A key member of President Obama’s Iran negotiating team is leaving. White House WMD czar Gary Samore will depart the administration to become executive director of the Harvard University Belfer Center, the center said in a press release Tuesday.
The departure of Obama’s top nonproliferation advisor comes as the United States and five world powers are aiming for new nuclear talks with Iran the last week of February, possibly in Kazakhstan, diplomatic sources told the Back Channel Tuesday.
Samore’s exit, at the end of the week, is only one of several anticipated changes to the Obama Iran, arms control and Middle East teams expected to shake out over the new several months, even as the administration has vowed not to let the transition shuffle cause any distraction from its Iran policy efforts.
It’s not yet decided who will succeed Samore as the top White House coordinator for arms control issues, multiple officials said. “Big shoes to fill,” NSC spokesman Tommy Vietor told the Back Channel. “We haven’t replaced him yet, but I will miss the guy.”
Meantime, Dan Fried, a former Assistant Secretary of State for Europe who was tasked in Obama’s first term as the State Department special envoy on closing the US prison in Guantanamo Bay, is already working in a new State Department role. Fried is heading up a new sanctions coordination office at State, department sources said. Fried will be joined soon by a deputy, Richard Nephew, who until he went on paternity leave last month served at the NSC/NSS coordinator for Iran sanctions.
State Department arms control envoy and Iran sanctions czar Robert Einhorn is expected to stay on at least through March, an Obama administration official told the Back Channel Tuesday. If and when he departs, some of his functions may be played by the regular State Department bureaucracy—the new Fried sanctions coordination shop, as well as the State Department International Security and Non-proliferation (ISN) bureau, under Assistant Secretary of State Tom Countryman, reporting to acting Undersecretary of State for Arms Control Rose Gottemoeller.
The Senate Foreign Relations Committee voted on Tuesday to advance John Kerry’s nomination for Secretary of State to the full Senate, and he’s expected to be in place at State by the end of the week. Other staffing issues are expected to be worked out in the coming weeks. Among the rumored contenders for Kerry’s chief of staff at the State Department are former Senate Foreign Relations Committee/Kerry chief of staff Dave McKeon, currently serving in the State Department policy planning shop, and current Kerry chief of staff David Wade (Wade has previously indicated his plans are unclear).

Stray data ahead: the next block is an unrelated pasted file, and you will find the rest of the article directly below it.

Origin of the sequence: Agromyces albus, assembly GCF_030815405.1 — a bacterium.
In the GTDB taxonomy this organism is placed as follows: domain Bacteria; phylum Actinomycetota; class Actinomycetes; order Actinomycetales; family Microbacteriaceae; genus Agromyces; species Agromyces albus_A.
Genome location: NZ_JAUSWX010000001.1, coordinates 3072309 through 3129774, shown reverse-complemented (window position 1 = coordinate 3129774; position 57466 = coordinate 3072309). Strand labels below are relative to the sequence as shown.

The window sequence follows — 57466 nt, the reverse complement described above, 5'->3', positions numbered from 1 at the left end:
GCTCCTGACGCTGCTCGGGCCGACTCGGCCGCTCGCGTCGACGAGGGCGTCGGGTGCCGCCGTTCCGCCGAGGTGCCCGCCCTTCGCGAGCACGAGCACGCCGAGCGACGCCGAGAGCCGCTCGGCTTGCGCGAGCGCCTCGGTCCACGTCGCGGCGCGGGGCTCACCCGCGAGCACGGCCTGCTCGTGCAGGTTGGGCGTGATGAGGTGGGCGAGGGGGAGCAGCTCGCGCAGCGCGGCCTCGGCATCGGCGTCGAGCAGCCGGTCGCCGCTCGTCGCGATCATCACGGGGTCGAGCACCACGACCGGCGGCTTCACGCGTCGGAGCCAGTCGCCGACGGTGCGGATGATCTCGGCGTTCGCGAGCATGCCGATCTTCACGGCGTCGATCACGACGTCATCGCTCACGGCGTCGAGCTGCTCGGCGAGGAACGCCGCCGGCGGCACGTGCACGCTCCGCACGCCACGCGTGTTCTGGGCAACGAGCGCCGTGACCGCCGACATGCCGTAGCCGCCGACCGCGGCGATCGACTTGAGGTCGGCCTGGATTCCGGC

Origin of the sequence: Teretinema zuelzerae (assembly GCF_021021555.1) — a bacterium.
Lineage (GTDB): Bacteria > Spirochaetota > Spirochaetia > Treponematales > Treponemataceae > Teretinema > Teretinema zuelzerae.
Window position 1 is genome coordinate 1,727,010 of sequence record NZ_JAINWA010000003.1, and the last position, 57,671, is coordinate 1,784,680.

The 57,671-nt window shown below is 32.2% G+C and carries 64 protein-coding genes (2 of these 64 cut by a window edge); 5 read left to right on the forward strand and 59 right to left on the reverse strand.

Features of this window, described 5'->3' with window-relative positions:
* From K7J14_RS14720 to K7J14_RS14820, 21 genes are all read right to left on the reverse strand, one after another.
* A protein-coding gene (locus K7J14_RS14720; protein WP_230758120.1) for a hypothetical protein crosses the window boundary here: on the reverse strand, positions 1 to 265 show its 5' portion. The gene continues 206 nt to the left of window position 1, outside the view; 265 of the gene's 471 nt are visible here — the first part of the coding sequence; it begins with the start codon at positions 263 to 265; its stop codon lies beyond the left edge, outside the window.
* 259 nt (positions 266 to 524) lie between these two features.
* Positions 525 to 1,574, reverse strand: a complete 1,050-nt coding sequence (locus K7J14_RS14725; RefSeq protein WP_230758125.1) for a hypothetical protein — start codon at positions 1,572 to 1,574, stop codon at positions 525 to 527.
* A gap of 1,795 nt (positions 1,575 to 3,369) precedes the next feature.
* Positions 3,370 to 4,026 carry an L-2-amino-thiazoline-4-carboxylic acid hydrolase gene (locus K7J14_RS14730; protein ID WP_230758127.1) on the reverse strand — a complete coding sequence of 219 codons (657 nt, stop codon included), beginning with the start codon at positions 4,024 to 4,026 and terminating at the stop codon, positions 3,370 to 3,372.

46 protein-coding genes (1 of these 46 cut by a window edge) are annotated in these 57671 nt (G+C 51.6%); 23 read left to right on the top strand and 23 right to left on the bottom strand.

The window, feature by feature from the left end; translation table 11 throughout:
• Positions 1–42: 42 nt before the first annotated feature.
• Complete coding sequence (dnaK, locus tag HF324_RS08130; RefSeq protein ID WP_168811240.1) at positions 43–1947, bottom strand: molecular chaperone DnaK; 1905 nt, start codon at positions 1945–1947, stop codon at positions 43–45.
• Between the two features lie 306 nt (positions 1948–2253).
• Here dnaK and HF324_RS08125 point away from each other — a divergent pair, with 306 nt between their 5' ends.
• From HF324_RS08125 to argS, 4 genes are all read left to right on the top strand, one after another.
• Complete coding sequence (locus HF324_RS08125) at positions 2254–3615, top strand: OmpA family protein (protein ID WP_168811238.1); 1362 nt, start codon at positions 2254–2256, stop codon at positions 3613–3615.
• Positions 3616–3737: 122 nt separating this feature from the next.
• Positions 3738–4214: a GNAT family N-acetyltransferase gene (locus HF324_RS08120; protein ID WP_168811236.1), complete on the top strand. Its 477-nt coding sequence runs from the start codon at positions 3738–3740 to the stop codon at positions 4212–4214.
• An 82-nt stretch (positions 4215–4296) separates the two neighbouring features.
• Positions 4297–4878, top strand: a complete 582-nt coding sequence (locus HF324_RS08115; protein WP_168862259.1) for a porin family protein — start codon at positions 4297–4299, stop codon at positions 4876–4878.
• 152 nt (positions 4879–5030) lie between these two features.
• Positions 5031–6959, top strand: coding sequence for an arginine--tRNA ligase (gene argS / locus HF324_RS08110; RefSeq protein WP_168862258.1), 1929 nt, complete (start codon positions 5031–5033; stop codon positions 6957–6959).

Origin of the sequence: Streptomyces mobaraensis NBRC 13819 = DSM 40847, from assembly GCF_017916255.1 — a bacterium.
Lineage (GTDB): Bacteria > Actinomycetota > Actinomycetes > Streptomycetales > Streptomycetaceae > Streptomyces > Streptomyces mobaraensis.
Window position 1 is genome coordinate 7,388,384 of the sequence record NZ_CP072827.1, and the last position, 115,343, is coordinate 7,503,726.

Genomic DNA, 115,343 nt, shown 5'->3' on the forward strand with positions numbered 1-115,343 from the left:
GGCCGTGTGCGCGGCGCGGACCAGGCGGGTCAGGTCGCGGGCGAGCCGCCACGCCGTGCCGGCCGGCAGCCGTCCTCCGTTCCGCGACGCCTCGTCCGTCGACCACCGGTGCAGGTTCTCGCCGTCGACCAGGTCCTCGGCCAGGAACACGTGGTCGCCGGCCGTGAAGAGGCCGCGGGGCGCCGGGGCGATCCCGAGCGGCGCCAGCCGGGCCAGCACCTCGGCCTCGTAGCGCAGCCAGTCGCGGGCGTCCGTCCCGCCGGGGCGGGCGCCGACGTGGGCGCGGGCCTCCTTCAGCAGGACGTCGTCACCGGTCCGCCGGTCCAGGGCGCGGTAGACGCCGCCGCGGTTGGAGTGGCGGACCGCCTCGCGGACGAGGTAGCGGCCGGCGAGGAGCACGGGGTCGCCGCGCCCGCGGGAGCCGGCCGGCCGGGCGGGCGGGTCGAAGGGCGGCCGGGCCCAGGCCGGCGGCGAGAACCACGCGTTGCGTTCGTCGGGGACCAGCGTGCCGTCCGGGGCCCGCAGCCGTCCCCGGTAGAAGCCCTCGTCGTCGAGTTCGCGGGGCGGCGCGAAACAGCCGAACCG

Among those discussed as possible nominees for Assistant Secretary of State for Near East Affairs are Dan Kurtzer, the former US Ambassador to Israel and Egypt, and US Ambassador to Syria Robert Ford.
SFRC Asia advisor Michael Schiffer, a former Deputy Assistant Secretary of Defense for East Asian affairs, and Danny Russel, the NSC Senior Director for Asia, are reported contenders for Assistant Secretary of State for East Asian affairs.
Under Secretary of State for Economic Affairs Robert Hormats is expected to leave the administration.
Deputy Secretary of State Bill Burns looks to be staying for now, the source said. (Deputy Secretary of State for Management and Budget Tom Nides last week announced he plans to depart.) (Burns has been mentioned as a possible UN envoy if National Security Advisor Tom Donilon departs at some point in the next term, and UN envoy Susan Rice succeeds him. Donilon is staying for now. Last week Obama of course named Deputy NSA Denis McDonough his White House chief of staff, and Biden’s national security advisor Antony Blinken to succeed him.)
Rand Beers, DHS Under Secretary for National Protection who served as foreign policy advisor during Kerry’s 2004 presidential campaign, is also rumored for a senior State Department position under Kerry.
(Photo: U.S. White House Coordinator for Weapons of Mass Destruction Gary Samore is seen in a talk with Brazil’s Foreign Minister Celso Amorim (not in picture) during a meeting at the Itamaraty Palace in Brasilia August 7, 2009. REUTERS/Roberto Jayme (BRAZIL POLITICS)